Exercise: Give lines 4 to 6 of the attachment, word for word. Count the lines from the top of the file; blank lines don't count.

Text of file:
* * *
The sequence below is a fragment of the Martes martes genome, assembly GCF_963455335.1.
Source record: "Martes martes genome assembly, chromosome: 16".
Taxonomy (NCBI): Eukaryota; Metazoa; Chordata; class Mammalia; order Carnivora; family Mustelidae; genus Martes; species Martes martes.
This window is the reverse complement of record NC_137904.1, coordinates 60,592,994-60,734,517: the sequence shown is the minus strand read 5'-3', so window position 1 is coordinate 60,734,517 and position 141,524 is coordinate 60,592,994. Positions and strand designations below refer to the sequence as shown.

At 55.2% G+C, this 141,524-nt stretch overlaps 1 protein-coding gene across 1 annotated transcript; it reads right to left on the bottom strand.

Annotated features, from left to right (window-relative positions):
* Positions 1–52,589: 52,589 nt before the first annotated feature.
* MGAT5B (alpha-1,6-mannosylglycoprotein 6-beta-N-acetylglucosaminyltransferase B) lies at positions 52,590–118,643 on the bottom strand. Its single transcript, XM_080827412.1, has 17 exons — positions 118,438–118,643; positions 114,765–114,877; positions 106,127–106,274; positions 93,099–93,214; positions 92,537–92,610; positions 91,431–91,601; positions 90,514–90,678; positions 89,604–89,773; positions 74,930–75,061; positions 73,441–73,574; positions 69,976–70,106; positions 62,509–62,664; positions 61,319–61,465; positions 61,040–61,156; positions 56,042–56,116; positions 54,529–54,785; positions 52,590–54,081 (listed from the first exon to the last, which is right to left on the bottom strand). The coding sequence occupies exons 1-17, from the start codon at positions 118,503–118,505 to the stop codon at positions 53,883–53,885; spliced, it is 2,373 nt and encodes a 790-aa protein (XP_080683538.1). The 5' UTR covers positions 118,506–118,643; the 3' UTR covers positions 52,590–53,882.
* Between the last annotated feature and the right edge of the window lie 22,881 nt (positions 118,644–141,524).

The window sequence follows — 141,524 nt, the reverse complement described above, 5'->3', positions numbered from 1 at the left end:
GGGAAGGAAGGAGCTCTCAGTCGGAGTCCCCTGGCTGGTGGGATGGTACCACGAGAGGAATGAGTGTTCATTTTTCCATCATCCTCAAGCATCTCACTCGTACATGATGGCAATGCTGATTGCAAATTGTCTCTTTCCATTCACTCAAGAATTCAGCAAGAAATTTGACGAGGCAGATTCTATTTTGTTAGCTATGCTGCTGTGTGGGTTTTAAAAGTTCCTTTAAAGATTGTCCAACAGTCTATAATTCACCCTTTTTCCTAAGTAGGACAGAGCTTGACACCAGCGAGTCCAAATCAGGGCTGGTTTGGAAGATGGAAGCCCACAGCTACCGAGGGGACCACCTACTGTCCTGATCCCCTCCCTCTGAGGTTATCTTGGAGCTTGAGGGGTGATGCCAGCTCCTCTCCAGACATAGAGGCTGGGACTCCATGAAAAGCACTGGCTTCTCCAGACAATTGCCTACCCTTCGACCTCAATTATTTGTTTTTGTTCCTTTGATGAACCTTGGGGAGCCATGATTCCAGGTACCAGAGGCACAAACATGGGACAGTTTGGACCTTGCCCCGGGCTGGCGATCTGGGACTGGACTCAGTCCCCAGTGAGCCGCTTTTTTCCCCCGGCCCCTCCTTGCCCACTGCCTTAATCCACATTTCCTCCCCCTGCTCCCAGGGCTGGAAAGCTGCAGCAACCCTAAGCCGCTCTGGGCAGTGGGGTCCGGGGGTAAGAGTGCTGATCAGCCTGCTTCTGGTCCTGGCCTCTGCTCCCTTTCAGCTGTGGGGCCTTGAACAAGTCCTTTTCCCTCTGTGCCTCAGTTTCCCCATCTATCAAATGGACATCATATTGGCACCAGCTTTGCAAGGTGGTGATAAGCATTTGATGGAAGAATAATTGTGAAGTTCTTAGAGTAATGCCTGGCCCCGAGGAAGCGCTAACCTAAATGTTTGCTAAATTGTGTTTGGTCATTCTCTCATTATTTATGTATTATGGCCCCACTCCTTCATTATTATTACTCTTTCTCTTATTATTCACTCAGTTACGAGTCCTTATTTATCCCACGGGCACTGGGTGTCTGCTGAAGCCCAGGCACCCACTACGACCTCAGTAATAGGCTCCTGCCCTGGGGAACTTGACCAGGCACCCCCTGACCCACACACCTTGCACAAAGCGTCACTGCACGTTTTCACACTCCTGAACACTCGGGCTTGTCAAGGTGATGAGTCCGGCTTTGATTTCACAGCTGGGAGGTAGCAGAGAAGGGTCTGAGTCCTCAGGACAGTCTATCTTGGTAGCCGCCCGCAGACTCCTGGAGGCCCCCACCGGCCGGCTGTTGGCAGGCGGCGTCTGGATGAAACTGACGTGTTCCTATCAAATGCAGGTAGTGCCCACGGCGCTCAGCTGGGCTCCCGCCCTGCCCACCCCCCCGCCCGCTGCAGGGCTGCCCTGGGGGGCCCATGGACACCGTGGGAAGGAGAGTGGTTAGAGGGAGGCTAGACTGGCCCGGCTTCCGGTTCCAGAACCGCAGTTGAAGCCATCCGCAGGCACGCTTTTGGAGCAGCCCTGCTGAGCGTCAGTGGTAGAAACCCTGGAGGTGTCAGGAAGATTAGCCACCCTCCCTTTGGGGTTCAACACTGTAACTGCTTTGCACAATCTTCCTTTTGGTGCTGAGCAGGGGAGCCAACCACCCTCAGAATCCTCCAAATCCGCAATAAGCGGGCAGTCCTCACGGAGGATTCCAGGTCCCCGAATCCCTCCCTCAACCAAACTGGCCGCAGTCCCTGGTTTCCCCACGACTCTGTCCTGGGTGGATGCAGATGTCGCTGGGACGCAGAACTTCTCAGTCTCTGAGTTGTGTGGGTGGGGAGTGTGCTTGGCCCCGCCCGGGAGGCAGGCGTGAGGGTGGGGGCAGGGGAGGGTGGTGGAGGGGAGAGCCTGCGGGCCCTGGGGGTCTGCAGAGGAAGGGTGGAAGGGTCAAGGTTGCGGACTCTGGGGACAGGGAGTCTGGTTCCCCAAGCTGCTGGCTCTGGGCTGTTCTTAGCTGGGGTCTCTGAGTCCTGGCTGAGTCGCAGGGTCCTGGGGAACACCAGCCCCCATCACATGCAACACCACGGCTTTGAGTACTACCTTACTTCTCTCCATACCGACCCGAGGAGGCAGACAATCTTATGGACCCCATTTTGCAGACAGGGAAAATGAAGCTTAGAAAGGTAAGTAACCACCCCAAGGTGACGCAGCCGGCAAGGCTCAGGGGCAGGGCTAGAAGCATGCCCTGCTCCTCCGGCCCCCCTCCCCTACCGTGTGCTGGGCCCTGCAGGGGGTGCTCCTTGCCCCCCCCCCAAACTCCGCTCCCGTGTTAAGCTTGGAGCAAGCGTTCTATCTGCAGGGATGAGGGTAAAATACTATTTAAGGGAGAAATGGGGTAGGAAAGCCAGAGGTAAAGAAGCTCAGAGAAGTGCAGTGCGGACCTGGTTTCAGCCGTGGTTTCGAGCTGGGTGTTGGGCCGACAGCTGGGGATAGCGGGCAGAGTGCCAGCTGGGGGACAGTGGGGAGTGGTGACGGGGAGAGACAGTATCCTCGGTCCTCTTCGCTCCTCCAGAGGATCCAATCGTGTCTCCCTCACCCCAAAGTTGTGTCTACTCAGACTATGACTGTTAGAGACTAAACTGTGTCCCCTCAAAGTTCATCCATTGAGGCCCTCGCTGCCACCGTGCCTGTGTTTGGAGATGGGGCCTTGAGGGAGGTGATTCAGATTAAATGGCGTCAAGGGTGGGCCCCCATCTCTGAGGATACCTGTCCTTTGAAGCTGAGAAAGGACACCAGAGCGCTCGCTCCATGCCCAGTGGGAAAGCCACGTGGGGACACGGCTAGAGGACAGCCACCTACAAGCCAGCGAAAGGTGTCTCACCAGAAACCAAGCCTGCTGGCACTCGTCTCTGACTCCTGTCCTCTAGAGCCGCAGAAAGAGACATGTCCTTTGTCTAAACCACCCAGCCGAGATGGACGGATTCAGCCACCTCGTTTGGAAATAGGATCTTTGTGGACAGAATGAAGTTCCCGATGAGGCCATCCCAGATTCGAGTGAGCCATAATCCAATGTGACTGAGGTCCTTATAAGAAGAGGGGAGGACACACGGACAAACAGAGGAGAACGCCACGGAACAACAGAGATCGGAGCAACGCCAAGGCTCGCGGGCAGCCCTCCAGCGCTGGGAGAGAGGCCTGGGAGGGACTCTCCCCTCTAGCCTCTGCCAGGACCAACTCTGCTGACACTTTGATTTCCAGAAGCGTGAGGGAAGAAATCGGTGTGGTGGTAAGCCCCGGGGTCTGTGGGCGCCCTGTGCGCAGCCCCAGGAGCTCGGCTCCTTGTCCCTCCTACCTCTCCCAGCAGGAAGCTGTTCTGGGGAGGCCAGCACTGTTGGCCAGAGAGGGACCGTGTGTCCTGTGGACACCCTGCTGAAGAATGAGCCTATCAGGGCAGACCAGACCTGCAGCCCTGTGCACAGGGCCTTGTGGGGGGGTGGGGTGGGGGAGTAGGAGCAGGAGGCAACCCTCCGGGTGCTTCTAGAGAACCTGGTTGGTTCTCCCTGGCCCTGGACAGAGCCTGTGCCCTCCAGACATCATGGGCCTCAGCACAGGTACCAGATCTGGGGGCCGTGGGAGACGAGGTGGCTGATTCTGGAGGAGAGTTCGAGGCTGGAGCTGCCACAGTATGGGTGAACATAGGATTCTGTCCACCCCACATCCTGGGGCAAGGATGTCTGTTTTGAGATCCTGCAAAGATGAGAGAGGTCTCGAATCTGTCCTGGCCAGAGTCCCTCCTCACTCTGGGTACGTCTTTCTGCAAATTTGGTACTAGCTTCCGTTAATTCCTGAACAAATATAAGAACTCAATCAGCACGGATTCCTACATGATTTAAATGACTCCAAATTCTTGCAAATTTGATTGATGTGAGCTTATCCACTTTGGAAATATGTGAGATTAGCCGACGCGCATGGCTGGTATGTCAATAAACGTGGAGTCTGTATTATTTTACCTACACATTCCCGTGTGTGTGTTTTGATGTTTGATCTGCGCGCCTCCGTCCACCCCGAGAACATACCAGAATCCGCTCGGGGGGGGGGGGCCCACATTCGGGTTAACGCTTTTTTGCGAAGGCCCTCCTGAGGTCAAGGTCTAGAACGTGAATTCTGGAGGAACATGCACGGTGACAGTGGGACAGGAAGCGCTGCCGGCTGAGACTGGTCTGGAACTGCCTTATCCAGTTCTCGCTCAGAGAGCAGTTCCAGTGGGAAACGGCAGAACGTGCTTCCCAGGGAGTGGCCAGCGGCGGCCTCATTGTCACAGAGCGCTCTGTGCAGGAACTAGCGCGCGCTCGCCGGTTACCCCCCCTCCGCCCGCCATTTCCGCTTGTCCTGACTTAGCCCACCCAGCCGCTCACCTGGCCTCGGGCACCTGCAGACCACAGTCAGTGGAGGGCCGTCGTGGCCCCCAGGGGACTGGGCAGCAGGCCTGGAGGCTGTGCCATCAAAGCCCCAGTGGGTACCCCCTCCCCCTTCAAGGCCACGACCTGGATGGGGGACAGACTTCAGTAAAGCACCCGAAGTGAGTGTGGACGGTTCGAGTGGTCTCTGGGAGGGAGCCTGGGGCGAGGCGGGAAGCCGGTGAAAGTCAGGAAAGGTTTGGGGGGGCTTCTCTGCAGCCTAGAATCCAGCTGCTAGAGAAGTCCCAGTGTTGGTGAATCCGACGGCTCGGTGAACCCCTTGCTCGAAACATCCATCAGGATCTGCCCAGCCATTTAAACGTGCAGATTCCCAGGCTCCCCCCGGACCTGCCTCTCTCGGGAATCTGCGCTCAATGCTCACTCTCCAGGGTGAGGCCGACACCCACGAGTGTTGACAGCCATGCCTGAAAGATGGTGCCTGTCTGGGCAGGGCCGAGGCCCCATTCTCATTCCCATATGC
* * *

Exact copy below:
This window is the reverse complement of record NC_137904.1, coordinates 60,592,994-60,734,517: the sequence shown is the minus strand read 5'-3', so window position 1 is coordinate 60,734,517 and position 141,524 is coordinate 60,592,994. Positions and strand designations below refer to the sequence as shown.

At 55.2% G+C, this 141,524-nt stretch overlaps 1 protein-coding gene across 1 annotated transcript; it reads right to left on the bottom strand.

Annotated features, from left to right (window-relative positions):